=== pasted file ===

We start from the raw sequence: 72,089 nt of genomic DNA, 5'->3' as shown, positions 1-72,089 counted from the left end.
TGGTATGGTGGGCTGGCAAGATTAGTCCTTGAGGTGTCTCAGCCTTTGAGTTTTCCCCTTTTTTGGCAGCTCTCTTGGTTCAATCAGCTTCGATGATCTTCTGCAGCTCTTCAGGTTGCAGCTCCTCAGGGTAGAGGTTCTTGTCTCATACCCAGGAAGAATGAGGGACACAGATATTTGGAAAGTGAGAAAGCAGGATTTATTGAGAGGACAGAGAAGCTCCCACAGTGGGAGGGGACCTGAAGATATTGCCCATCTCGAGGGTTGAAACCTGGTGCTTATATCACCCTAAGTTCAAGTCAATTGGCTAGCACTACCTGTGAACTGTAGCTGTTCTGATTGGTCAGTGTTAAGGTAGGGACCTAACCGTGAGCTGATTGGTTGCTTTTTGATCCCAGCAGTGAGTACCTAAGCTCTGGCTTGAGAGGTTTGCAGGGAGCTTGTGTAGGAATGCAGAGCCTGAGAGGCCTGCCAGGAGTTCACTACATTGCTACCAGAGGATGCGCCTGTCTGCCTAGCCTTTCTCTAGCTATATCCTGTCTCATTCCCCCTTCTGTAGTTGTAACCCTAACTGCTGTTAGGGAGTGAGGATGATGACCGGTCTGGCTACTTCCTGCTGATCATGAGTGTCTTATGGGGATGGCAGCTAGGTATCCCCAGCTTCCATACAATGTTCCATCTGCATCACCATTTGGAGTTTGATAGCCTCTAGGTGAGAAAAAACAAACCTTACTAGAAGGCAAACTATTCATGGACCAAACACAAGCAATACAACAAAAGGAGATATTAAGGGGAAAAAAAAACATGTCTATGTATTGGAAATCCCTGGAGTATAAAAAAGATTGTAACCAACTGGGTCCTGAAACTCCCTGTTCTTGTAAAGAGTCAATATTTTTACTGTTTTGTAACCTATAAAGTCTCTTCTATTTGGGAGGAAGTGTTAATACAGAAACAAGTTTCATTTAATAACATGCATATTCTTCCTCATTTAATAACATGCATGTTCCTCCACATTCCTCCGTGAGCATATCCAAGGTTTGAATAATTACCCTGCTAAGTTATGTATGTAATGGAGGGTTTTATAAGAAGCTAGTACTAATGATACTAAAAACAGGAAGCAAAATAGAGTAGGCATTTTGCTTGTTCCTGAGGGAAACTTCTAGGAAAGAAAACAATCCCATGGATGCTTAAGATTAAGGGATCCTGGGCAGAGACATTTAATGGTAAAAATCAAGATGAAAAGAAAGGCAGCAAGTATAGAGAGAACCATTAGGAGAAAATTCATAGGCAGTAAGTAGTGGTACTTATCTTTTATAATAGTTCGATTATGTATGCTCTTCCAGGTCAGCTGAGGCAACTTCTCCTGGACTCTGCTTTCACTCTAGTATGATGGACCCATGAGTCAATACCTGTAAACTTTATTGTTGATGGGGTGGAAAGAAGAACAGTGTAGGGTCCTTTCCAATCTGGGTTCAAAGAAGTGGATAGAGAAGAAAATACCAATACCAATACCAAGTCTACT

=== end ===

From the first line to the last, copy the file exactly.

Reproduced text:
We start from the raw sequence: 72,089 nt of genomic DNA, 5'->3' as shown, positions 1-72,089 counted from the left end.
TGGTATGGTGGGCTGGCAAGATTAGTCCTTGAGGTGTCTCAGCCTTTGAGTTTTCCCCTTTTTTGGCAGCTCTCTTGGTTCAATCAGCTTCGATGATCTTCTGCAGCTCTTCAGGTTGCAGCTCCTCAGGGTAGAGGTTCTTGTCTCATACCCAGGAAGAATGAGGGACACAGATATTTGGAAAGTGAGAAAGCAGGATTTATTGAGAGGACAGAGAAGCTCCCACAGTGGGAGGGGACCTGAAGATATTGCCCATCTCGAGGGTTGAAACCTGGTGCTTATATCACCCTAAGTTCAAGTCAATTGGCTAGCACTACCTGTGAACTGTAGCTGTTCTGATTGGTCAGTGTTAAGGTAGGGACCTAACCGTGAGCTGATTGGTTGCTTTTTGATCCCAGCAGTGAGTACCTAAGCTCTGGCTTGAGAGGTTTGCAGGGAGCTTGTGTAGGAATGCAGAGCCTGAGAGGCCTGCCAGGAGTTCACTACATTGCTACCAGAGGATGCGCCTGTCTGCCTAGCCTTTCTCTAGCTATATCCTGTCTCATTCCCCCTTCTGTAGTTGTAACCCTAACTGCTGTTAGGGAGTGAGGATGATGACCGGTCTGGCTACTTCCTGCTGATCATGAGTGTCTTATGGGGATGGCAGCTAGGTATCCCCAGCTTCCATACAATGTTCCATCTGCATCACCATTTGGAGTTTGATAGCCTCTAGGTGAGAAAAAACAAACCTTACTAGAAGGCAAACTATTCATGGACCAAACACAAGCAATACAACAAAAGGAGATATTAAGGGGAAAAAAAAACATGTCTATGTATTGGAAATCCCTGGAGTATAAAAAAGATTGTAACCAACTGGGTCCTGAAACTCCCTGTTCTTGTAAAGAGTCAATATTTTTACTGTTTTGTAACCTATAAAGTCTCTTCTATTTGGGAGGAAGTGTTAATACAGAAACAAGTTTCATTTAATAACATGCATATTCTTCCTCATTTAATAACATGCATGTTCCTCCACATTCCTCCGTGAGCATATCCAAGGTTTGAATAATTACCCTGCTAAGTTATGTATGTAATGGAGGGTTTTATAAGAAGCTAGTACTAATGATACTAAAAACAGGAAGCAAAATAGAGTAGGCATTTTGCTTGTTCCTGAGGGAAACTTCTAGGAAAGAAAACAATCCCATGGATGCTTAAGATTAAGGGATCCTGGGCAGAGACATTTAATGGTAAAAATCAAGATGAAAAGAAAGGCAGCAAGTATAGAGAGAACCATTAGGAGAAAATTCATAGGCAGTAAGTAGTGGTACTTATCTTTTATAATAGTTCGATTATGTATGCTCTTCCAGGTCAGCTGAGGCAACTTCTCCTGGACTCTGCTTTCACTCTAGTATGATGGACCCATGAGTCAATACCTGTAAACTTTATTGTTGATGGGGTGGAAAGAAGAACAGTGTAGGGTCCTTTCCAATCTGGGTTCAAAGAAGTGGATAGAGAAGAAAATACCAATACCAATACCAAGTCTACT